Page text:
Joe Biden issued a statement from the White House earlier on Tuesday, claiming his administration’s “strong defense” of Roe rested on “a long line of precedent recognizing ‘the Fourteenth Amendment’s concept of personal liberty.'”
He claimed that the “basic fairness and the stability of our law demand that it not be overturned.”
He also called on “our nation’s elected officials at all levels of government to protect a woman’s right to choose.”
Biden and the Democrats are claiming that the conservative majority on the court “ripped up the Constitution” to reach their decision. Indeed, the main argument defending Roe claims that you can’t overturn “precedent.”
But there have been plenty of precedents overturned completely by the Supreme Court.
Biden’s statement meanwhile evokes several common tropes about abortion and Roe, all of which are easily dismantled. Perhaps foremost among them: “Roe has been the law of the land for almost fifty years, and basic fairness and the stability of our law demand that it not be overturned.”
Basic fairness doesn’t require any such thing. This complaint is typical from opponents of overturning Roe, a lazy man’s way out of defending either legal abortion or the decisions legitimizing it. But as anyone with even a modest knowledge of U.S. history knows, the Court has been wrong before, sometime egregiously so — and it has, thankfully, overturned some of its most flawed decisions. Those who insist on keeping Roe for the sake of consistency and predictability have never managed to explain how this argument applies to, say, Dred Scott, Plessy, or Korematsu.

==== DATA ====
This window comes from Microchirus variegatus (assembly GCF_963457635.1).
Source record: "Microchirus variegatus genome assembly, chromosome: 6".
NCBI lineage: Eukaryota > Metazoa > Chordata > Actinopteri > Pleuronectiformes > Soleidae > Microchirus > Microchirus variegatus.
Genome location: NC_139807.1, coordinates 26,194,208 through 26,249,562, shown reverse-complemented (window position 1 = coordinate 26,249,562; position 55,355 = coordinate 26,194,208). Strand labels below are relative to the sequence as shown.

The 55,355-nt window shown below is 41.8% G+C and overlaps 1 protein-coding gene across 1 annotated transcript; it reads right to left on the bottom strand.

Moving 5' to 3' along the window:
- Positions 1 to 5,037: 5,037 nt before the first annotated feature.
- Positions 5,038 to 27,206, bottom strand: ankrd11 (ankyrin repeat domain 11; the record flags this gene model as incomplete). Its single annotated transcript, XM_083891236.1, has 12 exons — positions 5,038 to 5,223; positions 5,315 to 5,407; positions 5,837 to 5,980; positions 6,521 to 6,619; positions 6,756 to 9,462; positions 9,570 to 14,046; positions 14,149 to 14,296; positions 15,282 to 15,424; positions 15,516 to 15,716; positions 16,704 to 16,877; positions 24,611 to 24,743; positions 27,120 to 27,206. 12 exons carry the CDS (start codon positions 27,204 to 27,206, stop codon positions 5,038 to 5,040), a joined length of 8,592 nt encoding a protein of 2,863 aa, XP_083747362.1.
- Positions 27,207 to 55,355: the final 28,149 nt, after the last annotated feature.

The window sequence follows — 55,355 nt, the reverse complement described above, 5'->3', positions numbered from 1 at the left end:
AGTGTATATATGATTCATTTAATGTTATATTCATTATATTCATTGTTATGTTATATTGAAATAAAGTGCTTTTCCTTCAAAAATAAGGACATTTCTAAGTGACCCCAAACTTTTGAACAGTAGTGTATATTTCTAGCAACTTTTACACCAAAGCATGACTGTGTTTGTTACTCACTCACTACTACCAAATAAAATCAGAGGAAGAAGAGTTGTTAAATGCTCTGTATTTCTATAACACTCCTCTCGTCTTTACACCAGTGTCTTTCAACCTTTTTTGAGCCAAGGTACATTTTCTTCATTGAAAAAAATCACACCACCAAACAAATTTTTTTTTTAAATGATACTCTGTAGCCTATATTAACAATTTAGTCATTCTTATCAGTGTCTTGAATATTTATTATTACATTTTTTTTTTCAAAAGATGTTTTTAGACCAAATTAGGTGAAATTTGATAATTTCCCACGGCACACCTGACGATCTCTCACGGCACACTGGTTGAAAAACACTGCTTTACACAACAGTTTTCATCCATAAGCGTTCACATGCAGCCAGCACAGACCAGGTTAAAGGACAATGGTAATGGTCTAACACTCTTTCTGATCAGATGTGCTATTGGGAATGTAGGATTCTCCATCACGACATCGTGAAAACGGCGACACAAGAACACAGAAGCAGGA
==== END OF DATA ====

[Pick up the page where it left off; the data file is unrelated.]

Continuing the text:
The history of Roe is a classic example of a Supreme Court justice — Justice Harry Blackmon — taking it upon himself to create law and to try to justify it afterward by deliberately misinterpreting the Constitution’s 14th Amendment.
In oral arguments for Roe v, Wade, the state of Texas argued: “the fetus is a ‘person’ within the language and meaning of the Fourteenth Amendment.” That language stated that “…nor shall any State deprive any person of life, liberty, or property, without due process of law; nor deny to any person the equal protection of the laws.”
But Blackmon denied that self-evident claim and added: “If this suggestion of personhood [of the fetus] is established, the appellant’s case [pro-abortion] collapses, for the fetus’ right of life would then be guaranteed specifically by the Amendment.”
Biden has no legal reasoning to justify maintaining Roe v, Wade. only “precedent.” When the only justification for bad law is that “we’ve always done it this way,” it’s time to change it.